People travel – but so does measles

People travel – but so does measles

The US Centers for Disease Control and Prevention (CDC) has provided an update on the state of play of measles outbreaks worldwide and advised that people travelling internationally should be fully vaccinated at least two weeks before they set off.

It has warned that there are ongoing outbreaks in popular destinations, including Israel, Thailand, Vietnam, Japan, Ukraine, England, Brazil and the Philippines and that it has issued a Global Travel Notice: Watch (Level 1) for these outbreaks.

The disease is extremely contagious, and it is therefore important that travellers who are sick do not travel and avoid contact with others. The CDC advises that would-be travellers without evidence of measles immunity should contact their doctor and make an appointment to get the MMR vaccine. It pointed out that for those who are unsure whether they have had two doses of the vaccine, it is safe to get additional doses. Vaccination with two doses is nearly 100-per-cent effective at preventing the disease.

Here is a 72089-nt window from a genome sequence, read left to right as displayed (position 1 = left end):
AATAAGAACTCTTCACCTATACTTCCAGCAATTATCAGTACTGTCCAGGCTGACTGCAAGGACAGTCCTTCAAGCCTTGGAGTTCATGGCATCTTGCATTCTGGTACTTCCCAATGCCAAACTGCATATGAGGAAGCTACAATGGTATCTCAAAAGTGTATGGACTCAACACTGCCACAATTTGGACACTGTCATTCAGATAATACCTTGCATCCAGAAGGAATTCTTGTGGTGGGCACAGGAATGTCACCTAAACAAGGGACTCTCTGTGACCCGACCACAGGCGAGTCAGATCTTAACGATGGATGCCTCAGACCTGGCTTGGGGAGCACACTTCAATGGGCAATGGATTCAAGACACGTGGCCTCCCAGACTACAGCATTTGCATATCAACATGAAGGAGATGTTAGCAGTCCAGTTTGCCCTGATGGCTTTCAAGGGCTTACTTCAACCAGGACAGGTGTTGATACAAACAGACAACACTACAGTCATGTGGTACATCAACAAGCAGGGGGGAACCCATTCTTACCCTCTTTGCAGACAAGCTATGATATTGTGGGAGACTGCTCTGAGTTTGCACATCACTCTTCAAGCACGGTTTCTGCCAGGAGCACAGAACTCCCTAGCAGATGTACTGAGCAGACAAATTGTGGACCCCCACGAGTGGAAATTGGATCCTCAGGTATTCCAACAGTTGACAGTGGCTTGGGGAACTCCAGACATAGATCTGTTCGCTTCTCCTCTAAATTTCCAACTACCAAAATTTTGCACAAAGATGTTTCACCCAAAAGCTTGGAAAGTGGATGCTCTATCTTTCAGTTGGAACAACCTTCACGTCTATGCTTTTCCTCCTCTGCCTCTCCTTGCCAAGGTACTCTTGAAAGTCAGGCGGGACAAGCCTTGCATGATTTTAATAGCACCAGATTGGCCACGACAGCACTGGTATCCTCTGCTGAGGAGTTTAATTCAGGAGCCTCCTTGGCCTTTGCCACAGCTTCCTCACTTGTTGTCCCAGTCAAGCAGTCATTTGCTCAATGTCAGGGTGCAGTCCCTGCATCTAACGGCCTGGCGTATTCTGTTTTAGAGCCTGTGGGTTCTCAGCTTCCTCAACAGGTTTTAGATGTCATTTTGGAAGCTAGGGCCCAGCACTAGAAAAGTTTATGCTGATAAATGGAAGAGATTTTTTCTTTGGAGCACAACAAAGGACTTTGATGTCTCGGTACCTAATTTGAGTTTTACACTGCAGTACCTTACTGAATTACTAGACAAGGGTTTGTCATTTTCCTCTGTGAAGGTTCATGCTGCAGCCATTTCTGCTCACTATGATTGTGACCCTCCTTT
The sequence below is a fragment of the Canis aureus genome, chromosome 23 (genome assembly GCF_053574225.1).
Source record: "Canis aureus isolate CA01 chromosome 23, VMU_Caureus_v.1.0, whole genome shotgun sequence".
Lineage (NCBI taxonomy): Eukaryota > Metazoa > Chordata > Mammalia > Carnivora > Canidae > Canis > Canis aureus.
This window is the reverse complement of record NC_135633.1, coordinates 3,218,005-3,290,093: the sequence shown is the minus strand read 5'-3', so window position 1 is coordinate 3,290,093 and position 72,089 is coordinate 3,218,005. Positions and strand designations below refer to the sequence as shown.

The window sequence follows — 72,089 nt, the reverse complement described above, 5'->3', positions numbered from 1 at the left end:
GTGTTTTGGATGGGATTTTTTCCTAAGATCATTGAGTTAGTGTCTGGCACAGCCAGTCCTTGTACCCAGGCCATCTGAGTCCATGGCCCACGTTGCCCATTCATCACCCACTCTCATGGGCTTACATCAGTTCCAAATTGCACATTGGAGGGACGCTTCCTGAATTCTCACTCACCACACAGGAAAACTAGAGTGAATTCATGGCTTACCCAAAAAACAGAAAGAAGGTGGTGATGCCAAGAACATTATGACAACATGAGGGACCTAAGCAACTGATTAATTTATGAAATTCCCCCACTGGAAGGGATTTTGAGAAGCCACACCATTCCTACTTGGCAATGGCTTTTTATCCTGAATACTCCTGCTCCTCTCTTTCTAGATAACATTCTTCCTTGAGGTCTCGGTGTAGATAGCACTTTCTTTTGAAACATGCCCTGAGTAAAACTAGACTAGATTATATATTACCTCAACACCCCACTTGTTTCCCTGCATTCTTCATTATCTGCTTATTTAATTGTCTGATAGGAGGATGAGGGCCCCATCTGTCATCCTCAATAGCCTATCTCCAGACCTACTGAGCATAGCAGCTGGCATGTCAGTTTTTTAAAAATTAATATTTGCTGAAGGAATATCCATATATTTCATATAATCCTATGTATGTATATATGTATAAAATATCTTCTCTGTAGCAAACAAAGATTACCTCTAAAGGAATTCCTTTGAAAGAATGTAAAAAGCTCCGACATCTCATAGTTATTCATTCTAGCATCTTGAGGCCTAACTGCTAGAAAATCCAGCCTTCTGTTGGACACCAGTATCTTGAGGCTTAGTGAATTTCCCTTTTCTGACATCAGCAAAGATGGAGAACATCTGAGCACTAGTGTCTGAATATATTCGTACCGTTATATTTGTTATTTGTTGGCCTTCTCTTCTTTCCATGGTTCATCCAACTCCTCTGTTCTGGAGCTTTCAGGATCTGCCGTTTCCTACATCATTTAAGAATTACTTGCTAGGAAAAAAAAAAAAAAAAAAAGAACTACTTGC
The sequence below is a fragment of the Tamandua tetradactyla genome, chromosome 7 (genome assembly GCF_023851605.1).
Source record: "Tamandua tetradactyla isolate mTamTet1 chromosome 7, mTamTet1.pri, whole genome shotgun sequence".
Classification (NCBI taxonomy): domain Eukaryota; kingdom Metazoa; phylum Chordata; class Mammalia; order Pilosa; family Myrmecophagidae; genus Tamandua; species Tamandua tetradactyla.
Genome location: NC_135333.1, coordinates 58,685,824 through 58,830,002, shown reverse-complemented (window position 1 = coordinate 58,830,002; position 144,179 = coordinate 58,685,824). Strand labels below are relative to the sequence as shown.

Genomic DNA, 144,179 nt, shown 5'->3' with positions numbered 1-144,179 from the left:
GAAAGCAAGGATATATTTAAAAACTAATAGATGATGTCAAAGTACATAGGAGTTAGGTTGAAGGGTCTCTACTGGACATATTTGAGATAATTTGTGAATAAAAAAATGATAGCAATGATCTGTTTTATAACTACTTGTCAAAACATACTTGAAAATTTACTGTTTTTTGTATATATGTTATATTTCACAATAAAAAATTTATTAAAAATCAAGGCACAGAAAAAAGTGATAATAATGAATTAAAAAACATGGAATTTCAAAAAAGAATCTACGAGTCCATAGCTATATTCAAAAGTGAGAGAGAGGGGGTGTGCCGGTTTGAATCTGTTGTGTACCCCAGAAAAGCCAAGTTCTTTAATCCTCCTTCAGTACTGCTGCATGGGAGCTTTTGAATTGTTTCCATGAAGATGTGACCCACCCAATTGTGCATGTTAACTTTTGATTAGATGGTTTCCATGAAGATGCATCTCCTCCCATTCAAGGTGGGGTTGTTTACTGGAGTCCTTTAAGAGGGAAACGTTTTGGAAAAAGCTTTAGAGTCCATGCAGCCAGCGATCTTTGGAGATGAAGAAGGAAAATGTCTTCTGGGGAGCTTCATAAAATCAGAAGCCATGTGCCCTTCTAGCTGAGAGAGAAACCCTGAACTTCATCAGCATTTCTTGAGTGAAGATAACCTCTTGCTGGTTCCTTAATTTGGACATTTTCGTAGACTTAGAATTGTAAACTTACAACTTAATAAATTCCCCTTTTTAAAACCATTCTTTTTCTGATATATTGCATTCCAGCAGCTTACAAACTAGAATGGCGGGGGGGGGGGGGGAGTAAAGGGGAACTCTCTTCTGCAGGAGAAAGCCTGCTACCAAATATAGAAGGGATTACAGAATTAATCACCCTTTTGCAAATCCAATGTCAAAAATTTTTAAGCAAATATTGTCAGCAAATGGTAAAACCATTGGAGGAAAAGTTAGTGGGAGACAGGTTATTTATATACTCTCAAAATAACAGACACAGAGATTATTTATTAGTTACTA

Advice for healthcare providers when it comes to providing counsel to patients is, before travel, to advise them to take all doses of their malaria medication, prevent bug bites, and seek immediate care if they have a fever after travel. Advice for healthcare providers relating to after travel is to consider diagnosis malaria for patients who have travelled to countries with malaria in the past year.

Measles is regularly making the headlines these days and not for the right reasons ─ the disease hasn’t been eradicated, although perhaps this could have been achieved without the damage caused by anti-vaccination campaigns. With continued education and the subsequent willingness of people to be vaccinated and vaccinate their families, hopefully the disease can be halted in its tracks.